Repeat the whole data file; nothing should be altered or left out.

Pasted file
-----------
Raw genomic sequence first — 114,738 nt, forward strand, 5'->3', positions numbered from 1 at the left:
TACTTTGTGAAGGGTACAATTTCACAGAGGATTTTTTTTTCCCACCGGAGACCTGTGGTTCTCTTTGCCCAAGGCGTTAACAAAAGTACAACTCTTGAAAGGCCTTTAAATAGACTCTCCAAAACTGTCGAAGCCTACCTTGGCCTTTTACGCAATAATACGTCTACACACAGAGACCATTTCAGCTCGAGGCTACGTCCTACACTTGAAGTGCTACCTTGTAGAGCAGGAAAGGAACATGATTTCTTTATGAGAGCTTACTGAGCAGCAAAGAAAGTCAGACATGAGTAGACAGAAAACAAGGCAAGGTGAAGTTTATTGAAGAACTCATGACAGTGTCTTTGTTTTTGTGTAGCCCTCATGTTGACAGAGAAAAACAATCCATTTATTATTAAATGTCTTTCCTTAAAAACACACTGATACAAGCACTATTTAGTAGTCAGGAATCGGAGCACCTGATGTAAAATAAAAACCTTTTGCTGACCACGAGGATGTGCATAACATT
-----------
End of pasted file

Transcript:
Raw genomic sequence first — 114,738 nt, forward strand, 5'->3', positions numbered from 1 at the left:
TACTTTGTGAAGGGTACAATTTCACAGAGGATTTTTTTTTCCCACCGGAGACCTGTGGTTCTCTTTGCCCAAGGCGTTAACAAAAGTACAACTCTTGAAAGGCCTTTAAATAGACTCTCCAAAACTGTCGAAGCCTACCTTGGCCTTTTACGCAATAATACGTCTACACACAGAGACCATTTCAGCTCGAGGCTACGTCCTACACTTGAAGTGCTACCTTGTAGAGCAGGAAAGGAACATGATTTCTTTATGAGAGCTTACTGAGCAGCAAAGAAAGTCAGACATGAGTAGACAGAAAACAAGGCAAGGTGAAGTTTATTGAAGAACTCATGACAGTGTCTTTGTTTTTGTGTAGCCCTCATGTTGACAGAGAAAAACAATCCATTTATTATTAAATGTCTTTCCTTAAAAACACACTGATACAAGCACTATTTAGTAGTCAGGAATCGGAGCACCTGATGTAAAATAAAAACCTTTTGCTGACCACGAGGATGTGCATAACATT